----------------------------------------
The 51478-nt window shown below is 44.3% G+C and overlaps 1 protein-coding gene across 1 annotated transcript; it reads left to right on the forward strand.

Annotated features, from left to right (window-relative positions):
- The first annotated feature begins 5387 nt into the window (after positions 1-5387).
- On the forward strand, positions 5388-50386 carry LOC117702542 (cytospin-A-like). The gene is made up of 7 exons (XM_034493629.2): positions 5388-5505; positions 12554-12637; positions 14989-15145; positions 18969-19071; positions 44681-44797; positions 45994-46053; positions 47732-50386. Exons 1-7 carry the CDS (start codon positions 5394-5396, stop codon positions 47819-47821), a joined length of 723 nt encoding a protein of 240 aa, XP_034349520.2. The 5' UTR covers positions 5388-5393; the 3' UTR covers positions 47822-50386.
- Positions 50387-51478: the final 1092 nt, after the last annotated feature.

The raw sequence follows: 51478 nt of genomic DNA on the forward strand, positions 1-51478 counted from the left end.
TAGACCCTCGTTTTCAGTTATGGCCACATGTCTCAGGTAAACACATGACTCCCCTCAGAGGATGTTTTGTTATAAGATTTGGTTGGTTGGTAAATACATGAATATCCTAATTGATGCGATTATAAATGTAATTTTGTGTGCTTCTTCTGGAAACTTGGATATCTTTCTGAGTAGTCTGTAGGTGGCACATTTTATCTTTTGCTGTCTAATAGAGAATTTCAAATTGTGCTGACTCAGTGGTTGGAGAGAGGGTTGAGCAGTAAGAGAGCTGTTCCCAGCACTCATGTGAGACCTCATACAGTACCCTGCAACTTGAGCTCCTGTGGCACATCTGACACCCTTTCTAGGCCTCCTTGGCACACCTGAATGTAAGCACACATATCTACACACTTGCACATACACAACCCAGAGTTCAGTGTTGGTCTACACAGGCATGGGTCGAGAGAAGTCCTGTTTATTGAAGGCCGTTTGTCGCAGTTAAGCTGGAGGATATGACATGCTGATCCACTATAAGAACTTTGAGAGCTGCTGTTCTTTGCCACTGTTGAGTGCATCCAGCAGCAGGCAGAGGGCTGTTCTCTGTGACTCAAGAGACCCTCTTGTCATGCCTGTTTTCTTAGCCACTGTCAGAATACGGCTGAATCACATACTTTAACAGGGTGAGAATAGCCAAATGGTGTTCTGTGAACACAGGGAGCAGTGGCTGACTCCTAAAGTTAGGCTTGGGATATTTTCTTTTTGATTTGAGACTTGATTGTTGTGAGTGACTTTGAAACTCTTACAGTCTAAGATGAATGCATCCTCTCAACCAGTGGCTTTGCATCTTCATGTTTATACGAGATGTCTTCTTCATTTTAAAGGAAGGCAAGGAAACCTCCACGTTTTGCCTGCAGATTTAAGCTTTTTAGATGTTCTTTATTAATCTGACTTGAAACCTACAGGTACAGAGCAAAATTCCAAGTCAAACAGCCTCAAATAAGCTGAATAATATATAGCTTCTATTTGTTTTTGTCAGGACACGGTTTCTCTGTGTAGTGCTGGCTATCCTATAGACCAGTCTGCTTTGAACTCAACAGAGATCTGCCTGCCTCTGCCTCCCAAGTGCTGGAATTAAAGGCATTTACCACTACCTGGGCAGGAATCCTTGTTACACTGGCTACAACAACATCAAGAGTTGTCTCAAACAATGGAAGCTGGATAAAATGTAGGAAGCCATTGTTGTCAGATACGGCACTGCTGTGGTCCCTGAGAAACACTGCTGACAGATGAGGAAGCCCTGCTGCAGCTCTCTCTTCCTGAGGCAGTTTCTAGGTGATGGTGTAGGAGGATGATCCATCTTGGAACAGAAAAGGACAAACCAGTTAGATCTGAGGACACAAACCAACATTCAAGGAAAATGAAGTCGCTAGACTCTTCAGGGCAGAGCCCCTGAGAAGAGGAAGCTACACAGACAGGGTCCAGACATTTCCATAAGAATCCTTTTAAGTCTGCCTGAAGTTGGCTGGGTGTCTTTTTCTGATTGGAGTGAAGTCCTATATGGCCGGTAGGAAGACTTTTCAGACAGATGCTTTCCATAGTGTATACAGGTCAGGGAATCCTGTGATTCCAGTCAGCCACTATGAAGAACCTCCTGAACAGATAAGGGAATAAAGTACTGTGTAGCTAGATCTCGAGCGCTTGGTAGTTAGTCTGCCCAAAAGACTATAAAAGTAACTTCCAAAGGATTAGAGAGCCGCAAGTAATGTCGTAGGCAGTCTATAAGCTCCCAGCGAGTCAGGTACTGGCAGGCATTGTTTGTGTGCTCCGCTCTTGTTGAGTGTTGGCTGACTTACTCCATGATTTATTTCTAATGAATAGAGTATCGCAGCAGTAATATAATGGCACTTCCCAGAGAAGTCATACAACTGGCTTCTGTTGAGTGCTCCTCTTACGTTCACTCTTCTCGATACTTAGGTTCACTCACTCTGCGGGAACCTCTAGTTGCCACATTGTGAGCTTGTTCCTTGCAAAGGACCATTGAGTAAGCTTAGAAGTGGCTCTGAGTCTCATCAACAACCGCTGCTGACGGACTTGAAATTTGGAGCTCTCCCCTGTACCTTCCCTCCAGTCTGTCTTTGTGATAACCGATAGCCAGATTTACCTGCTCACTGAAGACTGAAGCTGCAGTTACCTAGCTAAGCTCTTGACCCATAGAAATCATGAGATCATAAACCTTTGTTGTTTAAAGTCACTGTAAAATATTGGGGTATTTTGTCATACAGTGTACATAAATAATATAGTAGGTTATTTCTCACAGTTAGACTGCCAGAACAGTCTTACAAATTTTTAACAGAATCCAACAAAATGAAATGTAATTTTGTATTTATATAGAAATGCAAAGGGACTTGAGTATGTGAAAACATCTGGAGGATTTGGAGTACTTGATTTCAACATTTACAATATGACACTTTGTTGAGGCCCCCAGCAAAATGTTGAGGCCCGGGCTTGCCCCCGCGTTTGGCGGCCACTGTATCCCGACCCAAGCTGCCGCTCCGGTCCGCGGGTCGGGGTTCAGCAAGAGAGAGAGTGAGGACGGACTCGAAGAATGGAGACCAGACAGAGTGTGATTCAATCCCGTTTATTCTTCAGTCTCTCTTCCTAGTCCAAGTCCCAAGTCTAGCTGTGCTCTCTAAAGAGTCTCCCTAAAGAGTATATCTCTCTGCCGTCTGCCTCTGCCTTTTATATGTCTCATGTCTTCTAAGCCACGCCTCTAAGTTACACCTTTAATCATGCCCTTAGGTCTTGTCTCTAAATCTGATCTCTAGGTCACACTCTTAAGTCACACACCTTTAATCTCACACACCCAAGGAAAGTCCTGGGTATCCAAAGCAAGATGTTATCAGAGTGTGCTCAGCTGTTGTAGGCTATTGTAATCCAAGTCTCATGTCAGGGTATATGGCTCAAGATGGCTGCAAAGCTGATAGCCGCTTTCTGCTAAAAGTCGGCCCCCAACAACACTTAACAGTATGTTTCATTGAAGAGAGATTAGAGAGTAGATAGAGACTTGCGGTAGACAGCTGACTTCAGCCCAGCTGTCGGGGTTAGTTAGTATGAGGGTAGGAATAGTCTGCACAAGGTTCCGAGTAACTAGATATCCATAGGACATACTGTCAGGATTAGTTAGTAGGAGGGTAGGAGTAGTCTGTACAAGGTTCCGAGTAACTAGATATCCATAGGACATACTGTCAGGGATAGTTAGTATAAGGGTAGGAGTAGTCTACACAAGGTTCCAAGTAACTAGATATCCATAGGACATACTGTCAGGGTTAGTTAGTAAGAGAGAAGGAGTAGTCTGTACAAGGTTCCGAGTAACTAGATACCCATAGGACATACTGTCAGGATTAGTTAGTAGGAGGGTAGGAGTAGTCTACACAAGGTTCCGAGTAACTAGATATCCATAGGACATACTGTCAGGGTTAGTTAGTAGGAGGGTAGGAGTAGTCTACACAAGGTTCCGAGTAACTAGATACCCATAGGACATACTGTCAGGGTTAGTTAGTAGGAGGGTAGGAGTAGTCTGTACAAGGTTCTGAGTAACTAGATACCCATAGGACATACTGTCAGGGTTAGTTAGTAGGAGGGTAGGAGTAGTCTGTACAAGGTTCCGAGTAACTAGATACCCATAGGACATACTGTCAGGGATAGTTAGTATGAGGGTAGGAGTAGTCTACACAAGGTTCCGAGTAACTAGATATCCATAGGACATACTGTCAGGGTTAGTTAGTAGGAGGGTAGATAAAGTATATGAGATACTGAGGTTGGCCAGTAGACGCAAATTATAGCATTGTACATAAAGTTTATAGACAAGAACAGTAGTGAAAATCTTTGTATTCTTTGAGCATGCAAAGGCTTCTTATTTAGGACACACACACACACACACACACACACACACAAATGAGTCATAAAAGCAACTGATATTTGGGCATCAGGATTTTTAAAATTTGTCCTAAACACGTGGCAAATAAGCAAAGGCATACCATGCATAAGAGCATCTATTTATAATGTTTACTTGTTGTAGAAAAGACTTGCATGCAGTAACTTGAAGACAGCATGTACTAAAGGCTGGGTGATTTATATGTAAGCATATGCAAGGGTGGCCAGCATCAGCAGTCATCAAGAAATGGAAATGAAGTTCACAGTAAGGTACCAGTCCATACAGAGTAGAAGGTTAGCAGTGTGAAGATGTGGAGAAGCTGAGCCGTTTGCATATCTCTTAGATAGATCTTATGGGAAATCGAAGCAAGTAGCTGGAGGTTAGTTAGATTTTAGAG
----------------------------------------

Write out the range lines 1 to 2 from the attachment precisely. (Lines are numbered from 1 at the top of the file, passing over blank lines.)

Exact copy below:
The 51478-nt window shown below is 44.3% G+C and overlaps 1 protein-coding gene across 1 annotated transcript; it reads left to right on the forward strand.

Annotated features, from left to right (window-relative positions):